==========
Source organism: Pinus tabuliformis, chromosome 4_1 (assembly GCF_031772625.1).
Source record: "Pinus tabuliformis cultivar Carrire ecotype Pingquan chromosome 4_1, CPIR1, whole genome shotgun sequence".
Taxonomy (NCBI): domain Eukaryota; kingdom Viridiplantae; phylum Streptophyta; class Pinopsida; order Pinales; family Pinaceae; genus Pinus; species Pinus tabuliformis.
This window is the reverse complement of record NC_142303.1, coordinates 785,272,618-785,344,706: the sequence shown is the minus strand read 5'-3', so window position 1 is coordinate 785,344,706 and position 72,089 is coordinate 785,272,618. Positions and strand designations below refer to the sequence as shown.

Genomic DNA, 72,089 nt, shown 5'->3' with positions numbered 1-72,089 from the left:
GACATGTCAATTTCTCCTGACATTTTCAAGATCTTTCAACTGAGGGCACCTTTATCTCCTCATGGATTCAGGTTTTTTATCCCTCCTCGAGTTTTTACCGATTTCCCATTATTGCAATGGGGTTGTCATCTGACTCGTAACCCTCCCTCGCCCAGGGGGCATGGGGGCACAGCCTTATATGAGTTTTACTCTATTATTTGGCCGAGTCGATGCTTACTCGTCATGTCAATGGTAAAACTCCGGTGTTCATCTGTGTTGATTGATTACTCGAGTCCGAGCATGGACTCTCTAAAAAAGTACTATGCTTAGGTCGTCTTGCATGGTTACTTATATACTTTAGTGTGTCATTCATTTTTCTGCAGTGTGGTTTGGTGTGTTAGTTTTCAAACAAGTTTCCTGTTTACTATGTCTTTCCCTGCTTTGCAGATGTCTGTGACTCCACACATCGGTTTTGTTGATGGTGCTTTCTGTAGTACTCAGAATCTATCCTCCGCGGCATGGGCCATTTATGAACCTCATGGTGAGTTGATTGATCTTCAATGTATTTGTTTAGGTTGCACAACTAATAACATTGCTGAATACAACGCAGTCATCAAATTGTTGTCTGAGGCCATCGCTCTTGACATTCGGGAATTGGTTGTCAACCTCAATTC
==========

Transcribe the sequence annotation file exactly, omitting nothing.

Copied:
Source organism: Pinus tabuliformis, chromosome 4_1 (assembly GCF_031772625.1).
Source record: "Pinus tabuliformis cultivar Carrire ecotype Pingquan chromosome 4_1, CPIR1, whole genome shotgun sequence".
Taxonomy (NCBI): domain Eukaryota; kingdom Viridiplantae; phylum Streptophyta; class Pinopsida; order Pinales; family Pinaceae; genus Pinus; species Pinus tabuliformis.
This window is the reverse complement of record NC_142303.1, coordinates 785,272,618-785,344,706: the sequence shown is the minus strand read 5'-3', so window position 1 is coordinate 785,344,706 and position 72,089 is coordinate 785,272,618. Positions and strand designations below refer to the sequence as shown.

Genomic DNA, 72,089 nt, shown 5'->3' with positions numbered 1-72,089 from the left:
GACATGTCAATTTCTCCTGACATTTTCAAGATCTTTCAACTGAGGGCACCTTTATCTCCTCATGGATTCAGGTTTTTTATCCCTCCTCGAGTTTTTACCGATTTCCCATTATTGCAATGGGGTTGTCATCTGACTCGTAACCCTCCCTCGCCCAGGGGGCATGGGGGCACAGCCTTATATGAGTTTTACTCTATTATTTGGCCGAGTCGATGCTTACTCGTCATGTCAATGGTAAAACTCCGGTGTTCATCTGTGTTGATTGATTACTCGAGTCCGAGCATGGACTCTCTAAAAAAGTACTATGCTTAGGTCGTCTTGCATGGTTACTTATATACTTTAGTGTGTCATTCATTTTTCTGCAGTGTGGTTTGGTGTGTTAGTTTTCAAACAAGTTTCCTGTTTACTATGTCTTTCCCTGCTTTGCAGATGTCTGTGACTCCACACATCGGTTTTGTTGATGGTGCTTTCTGTAGTACTCAGAATCTATCCTCCGCGGCATGGGCCATTTATGAACCTCATGGTGAGTTGATTGATCTTCAATGTATTTGTTTAGGTTGCACAACTAATAACATTGCTGAATACAACGCAGTCATCAAATTGTTGTCTGAGGCCATCGCTCTTGACATTCGGGAATTGGTTGTCAACCTCAATTC